'Buffy the Vampire Slayer': "Triangle"

Jane Espenson and I have a complex relationship. On the one hand, she wrote "Band Candy," "Earshot," and "Superstar." On the other hand, there's "Doublemeat Palace."

And "Triangle" joins "Him" on the Just Godawful list. I mean, this episode offends me.

"Triangle" attempts to soften Anya around the edges a little, but in order to make Anya sympathetic, Willow has to act like a callous shrew. Granted, Willow is not at her most likable during the first part of season five, but I find her behavior in this episode wildly uncharacteristic. She has expressed antagonism toward Anya in the past but never to this extent. And stealing ingredients from Giles? First, I have a very hard time believing Willow would do that, and second, I think that Anya would have had ample time to observe whether Giles occasionally lets Willow use inventory for free, so their argument over the ingredients seems contrived.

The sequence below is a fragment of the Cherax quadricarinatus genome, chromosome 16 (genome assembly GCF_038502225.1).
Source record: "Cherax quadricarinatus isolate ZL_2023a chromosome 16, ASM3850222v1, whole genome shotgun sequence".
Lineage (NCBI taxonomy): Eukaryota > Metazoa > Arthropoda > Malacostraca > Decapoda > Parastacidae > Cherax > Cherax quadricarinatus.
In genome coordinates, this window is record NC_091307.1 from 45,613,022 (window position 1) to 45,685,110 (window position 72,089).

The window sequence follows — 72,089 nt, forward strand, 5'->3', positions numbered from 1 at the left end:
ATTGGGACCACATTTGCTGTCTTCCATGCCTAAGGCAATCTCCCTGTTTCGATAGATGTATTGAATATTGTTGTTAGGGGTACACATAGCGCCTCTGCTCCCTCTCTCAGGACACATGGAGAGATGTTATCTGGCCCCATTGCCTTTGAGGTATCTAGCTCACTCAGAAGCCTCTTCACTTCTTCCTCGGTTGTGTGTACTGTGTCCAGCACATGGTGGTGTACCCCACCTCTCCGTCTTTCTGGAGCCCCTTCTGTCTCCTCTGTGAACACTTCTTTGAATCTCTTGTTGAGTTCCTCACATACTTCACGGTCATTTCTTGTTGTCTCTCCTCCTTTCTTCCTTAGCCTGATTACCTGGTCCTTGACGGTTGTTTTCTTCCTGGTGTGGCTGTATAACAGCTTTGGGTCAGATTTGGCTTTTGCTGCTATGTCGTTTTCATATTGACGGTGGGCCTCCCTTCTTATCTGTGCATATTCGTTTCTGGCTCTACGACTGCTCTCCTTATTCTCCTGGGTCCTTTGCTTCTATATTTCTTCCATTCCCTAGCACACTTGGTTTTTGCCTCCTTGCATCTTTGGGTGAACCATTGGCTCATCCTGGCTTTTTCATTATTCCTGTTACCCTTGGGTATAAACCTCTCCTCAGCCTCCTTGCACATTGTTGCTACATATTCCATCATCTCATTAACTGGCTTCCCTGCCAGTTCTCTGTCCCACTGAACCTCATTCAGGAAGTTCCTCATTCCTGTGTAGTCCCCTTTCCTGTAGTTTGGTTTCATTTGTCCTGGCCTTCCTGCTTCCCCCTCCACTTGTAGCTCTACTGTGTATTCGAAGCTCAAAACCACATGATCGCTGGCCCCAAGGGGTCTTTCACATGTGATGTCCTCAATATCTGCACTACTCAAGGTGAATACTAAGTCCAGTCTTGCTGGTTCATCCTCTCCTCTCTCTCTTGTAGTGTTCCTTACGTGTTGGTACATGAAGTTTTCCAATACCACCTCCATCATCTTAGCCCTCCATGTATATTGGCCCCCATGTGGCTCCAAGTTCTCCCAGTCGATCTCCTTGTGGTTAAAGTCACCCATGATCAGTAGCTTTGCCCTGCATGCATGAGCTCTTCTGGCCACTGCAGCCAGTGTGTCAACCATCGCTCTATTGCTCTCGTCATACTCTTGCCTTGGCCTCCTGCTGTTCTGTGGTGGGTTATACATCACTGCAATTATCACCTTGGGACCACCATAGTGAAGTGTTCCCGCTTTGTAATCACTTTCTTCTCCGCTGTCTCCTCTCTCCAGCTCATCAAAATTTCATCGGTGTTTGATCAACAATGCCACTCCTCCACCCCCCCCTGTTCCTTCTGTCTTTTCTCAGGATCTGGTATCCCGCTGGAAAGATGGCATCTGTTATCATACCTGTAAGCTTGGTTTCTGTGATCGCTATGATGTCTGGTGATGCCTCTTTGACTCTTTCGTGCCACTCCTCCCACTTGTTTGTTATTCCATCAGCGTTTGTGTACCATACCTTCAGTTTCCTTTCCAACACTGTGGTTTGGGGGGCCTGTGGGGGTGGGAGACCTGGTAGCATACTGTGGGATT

Emma Caulfield and Alyson Hannigan are — or at least were — good friends, and it’s obvious that they are having a lot of fun working together. And while both of them do some nice comedic acting, Willow and Anya’s bickering wears thin very quickly. But I do actually kind of like the suggested root of Willow and Anya's antagonism toward each other, namely that Willow fears Anya might hurt Xander and Anya feels a little threatened by Xander and Willow's history. That final argument about Xander does drag on a bit, but it feels like more old-school Buffy with a potentially sentimental moment undercut by the fact that Willow and Anya are yelling at each other and just as they reach an understanding a troll breaks down a door. However, if the writers were going to reach back to season three for the Willow/Xander stuff, couldn't they have pulled out some "Doppelgangland" baggage too? I mean, Willow does punch Anya for using her and joining forces with her evil alter ego to try to kill people in that episode.

I also cringe at Olaf's ultimatum to Xander. In an episode when, for the first time ever, Xander feels like he has to choose sides between his best friend and his girlfriend, he's actually asked to pick between the two women? Boring, obvious, and derivative.